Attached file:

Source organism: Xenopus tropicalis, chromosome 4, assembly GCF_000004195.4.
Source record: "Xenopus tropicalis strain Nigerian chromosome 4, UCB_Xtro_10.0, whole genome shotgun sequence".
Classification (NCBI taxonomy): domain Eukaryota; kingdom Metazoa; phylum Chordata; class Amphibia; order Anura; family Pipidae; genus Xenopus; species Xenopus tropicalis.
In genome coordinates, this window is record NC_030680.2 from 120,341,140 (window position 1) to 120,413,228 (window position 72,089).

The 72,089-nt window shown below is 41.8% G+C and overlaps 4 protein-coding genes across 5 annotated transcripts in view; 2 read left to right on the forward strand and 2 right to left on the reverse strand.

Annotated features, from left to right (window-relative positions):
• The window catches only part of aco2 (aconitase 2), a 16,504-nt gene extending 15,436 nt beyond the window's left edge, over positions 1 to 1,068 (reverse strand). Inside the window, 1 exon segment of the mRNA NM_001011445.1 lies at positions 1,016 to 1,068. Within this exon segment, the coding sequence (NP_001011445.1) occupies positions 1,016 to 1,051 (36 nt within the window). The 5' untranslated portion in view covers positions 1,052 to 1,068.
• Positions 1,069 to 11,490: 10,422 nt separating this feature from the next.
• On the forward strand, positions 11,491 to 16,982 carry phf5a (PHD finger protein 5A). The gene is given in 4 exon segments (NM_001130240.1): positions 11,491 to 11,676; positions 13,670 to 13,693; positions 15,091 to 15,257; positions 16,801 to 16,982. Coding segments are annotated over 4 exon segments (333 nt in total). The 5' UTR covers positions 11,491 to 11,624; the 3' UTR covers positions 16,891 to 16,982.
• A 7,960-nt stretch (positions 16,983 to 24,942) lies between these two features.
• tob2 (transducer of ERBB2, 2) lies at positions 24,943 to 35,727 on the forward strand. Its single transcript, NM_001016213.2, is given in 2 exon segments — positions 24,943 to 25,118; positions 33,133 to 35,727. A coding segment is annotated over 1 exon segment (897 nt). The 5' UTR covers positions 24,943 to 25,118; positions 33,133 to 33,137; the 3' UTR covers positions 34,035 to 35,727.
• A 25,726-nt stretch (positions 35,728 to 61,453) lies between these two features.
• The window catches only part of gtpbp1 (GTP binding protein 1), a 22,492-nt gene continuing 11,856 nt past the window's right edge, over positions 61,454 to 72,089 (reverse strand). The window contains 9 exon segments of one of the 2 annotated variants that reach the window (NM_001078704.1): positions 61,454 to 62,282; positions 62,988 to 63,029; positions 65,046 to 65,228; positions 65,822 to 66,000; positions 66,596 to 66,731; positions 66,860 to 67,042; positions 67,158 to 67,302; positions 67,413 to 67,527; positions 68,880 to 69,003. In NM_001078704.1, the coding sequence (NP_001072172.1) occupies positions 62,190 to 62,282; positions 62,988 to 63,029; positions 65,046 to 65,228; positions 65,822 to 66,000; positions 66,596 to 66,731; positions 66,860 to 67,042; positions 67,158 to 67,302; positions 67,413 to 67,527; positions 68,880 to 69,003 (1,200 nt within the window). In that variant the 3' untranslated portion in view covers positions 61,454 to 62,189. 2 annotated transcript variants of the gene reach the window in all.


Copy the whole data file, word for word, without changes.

Source organism: Xenopus tropicalis, chromosome 4, assembly GCF_000004195.4.
Source record: "Xenopus tropicalis strain Nigerian chromosome 4, UCB_Xtro_10.0, whole genome shotgun sequence".
Classification (NCBI taxonomy): domain Eukaryota; kingdom Metazoa; phylum Chordata; class Amphibia; order Anura; family Pipidae; genus Xenopus; species Xenopus tropicalis.
In genome coordinates, this window is record NC_030680.2 from 120,341,140 (window position 1) to 120,413,228 (window position 72,089).

The 72,089-nt window shown below is 41.8% G+C and overlaps 4 protein-coding genes across 5 annotated transcripts in view; 2 read left to right on the forward strand and 2 right to left on the reverse strand.

Annotated features, from left to right (window-relative positions):
• The window catches only part of aco2 (aconitase 2), a 16,504-nt gene extending 15,436 nt beyond the window's left edge, over positions 1 to 1,068 (reverse strand). Inside the window, 1 exon segment of the mRNA NM_001011445.1 lies at positions 1,016 to 1,068. Within this exon segment, the coding sequence (NP_001011445.1) occupies positions 1,016 to 1,051 (36 nt within the window). The 5' untranslated portion in view covers positions 1,052 to 1,068.
• Positions 1,069 to 11,490: 10,422 nt separating this feature from the next.
• On the forward strand, positions 11,491 to 16,982 carry phf5a (PHD finger protein 5A). The gene is given in 4 exon segments (NM_001130240.1): positions 11,491 to 11,676; positions 13,670 to 13,693; positions 15,091 to 15,257; positions 16,801 to 16,982. Coding segments are annotated over 4 exon segments (333 nt in total). The 5' UTR covers positions 11,491 to 11,624; the 3' UTR covers positions 16,891 to 16,982.
• A 7,960-nt stretch (positions 16,983 to 24,942) lies between these two features.
• tob2 (transducer of ERBB2, 2) lies at positions 24,943 to 35,727 on the forward strand. Its single transcript, NM_001016213.2, is given in 2 exon segments — positions 24,943 to 25,118; positions 33,133 to 35,727. A coding segment is annotated over 1 exon segment (897 nt). The 5' UTR covers positions 24,943 to 25,118; positions 33,133 to 33,137; the 3' UTR covers positions 34,035 to 35,727.
• A 25,726-nt stretch (positions 35,728 to 61,453) lies between these two features.
• The window catches only part of gtpbp1 (GTP binding protein 1), a 22,492-nt gene continuing 11,856 nt past the window's right edge, over positions 61,454 to 72,089 (reverse strand). The window contains 9 exon segments of one of the 2 annotated variants that reach the window (NM_001078704.1): positions 61,454 to 62,282; positions 62,988 to 63,029; positions 65,046 to 65,228; positions 65,822 to 66,000; positions 66,596 to 66,731; positions 66,860 to 67,042; positions 67,158 to 67,302; positions 67,413 to 67,527; positions 68,880 to 69,003. In NM_001078704.1, the coding sequence (NP_001072172.1) occupies positions 62,190 to 62,282; positions 62,988 to 63,029; positions 65,046 to 65,228; positions 65,822 to 66,000; positions 66,596 to 66,731; positions 66,860 to 67,042; positions 67,158 to 67,302; positions 67,413 to 67,527; positions 68,880 to 69,003 (1,200 nt within the window). In that variant the 3' untranslated portion in view covers positions 61,454 to 62,189. 2 annotated transcript variants of the gene reach the window in all.